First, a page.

Demonstrate the cyclic input required to hover. Initiate a takeoff and climb to a safe altitude. Demonstrate how the cyclic is used to maintain the pitch and bank attitude of the helicopter and maintain a constant airspeed during climbs, descents, and turns. Explain the use of the cyclic trim system to relieve cyclic pressures and reduce pilot fatigue.

During the preflight inspection, demonstrate movement of the cyclic in all quadrants and allow the student to observe the inputs made to the swashplate and main rotor system.

Antitorque Control

Discuss the primary purpose of the antitorque system: to counteract the torque effect created by the rotation of the main rotor system. The antitorque system could consist of vectored thrust from the engine or be provided by a tail rotor. Explain that in either case, the function is the same. Most training helicopters will utilize a tail rotor for this purpose. [Figure 5] Antitorque pedals change the pitch of the tail rotor and provide the thrust required to counteract the torque effect. Discuss how the pedals are used to maintain coordinated flight during cruise flight, but are used for heading control during hovering flight. Operation of the antitorque pedals through the full range of travel allows the student to observe the pitch change in the tail rotor. Always remind the student of the safety hazards of pinching, moving parts and to keep well clear while the controls are being moved.

Helicopter Flight Controls
Figure 5. When the right pedal is pressed or moved forward of the neutral position, the tail rotor blades change the pitch angle and the nose of helicopter yaws to the right. With the left pedal pressed or moved forward of the neutral position, the tail rotor blades change the pitch angle opposite to the right pedal and the nose of helicopter yaws to the left

Explain to the student the importance of keeping the antitorque pedals free of obstructions and having full range of movement. Emphasize that loose objects that fall during flight and are not retrieved could jam the pedals and reduce aircraft controllability.

Demonstrate pedal inputs during a hover. [Figure 6] Climb to a safe altitude and allow the student to operate the pedals to maintain coordinated cruise flight. Demonstrate how the pedals are used during climbs, descents, and coordinated turns in cruise flight. Explain that when increasing collective pitch, antitorque requirements are greater; when reducing collective pitch, antitorque requirements are less. During this demonstration, the instructor maintains coordinated flight with the other controls.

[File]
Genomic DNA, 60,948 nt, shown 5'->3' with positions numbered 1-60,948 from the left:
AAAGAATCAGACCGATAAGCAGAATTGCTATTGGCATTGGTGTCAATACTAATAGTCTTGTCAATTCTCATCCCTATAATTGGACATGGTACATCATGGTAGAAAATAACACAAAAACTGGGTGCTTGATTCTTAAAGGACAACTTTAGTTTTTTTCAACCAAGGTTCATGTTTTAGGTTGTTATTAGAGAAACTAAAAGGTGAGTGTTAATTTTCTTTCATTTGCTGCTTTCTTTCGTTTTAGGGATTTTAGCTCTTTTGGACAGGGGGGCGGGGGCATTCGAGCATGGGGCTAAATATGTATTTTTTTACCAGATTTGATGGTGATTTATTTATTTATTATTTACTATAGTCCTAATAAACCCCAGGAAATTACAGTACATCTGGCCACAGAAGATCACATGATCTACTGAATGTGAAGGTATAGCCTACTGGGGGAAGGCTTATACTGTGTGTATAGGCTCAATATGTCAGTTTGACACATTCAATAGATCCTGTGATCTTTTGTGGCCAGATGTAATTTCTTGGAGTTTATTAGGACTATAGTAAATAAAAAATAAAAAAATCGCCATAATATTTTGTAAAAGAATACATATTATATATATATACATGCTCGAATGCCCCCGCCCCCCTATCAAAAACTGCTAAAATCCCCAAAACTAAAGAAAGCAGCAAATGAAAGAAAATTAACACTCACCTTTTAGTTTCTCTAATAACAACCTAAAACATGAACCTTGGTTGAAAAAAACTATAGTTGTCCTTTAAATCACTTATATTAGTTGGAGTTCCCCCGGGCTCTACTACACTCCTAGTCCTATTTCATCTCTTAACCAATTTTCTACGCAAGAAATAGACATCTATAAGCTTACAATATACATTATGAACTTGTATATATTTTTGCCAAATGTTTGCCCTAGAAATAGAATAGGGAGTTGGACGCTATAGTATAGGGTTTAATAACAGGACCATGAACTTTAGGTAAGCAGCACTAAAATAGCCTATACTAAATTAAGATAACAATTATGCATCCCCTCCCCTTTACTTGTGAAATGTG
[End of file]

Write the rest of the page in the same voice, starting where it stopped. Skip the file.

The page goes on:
Helicopter Flight Controls
Figure 6. Pedal control position and thrust at tail rotor


Once the student has practiced with each of the controls individually, while still at a safe altitude, gradually turn over control of the aircraft one control at a time. Remember, STAY CLOSE to the flight controls. When the student has a basic understanding and demonstrates the ability to control the aircraft at altitude in cruise flight, use the same procedures to introduce aircraft control during hovering flight.

Allowing a beginning student to fly down a runway or taxiway, or other set ground track. Making slower and lower approaches will almost naturally lead the student into the hovering mode, allowing a better understanding of control response while avoiding the overly early and frightening attempts at hovering flight. This technique allows them to learn the changes in the helicopter’s response to lower airspeeds and ground effects at their own pace.

Instructor Tips

  • Always practice positive exchange of controls procedures and acknowledgments by using a three way positive transfer of controls. [Figure 7] This is particularly important in the early stages of training when either the student or the flight instructor is on the controls for a long period of time. If the instructor or the student is following along on the controls, ensure that both understand who has ultimate control over the flight controls.
Helicopter Flight Controls
Figure 7. Sample lesson plan
  • Always emphasize making smooth, coordinated control inputs.
  • Always stay close to the controls. Be ready to take control of the aircraft and never underestimate the student’s ability to make a mistake. 
  • Always practice initial hovering over smooth surfaces, free of any protrusions that might catch the landing gear. A lack of protrusion may allow the landing gear to slide freely in case of accidental ground contact.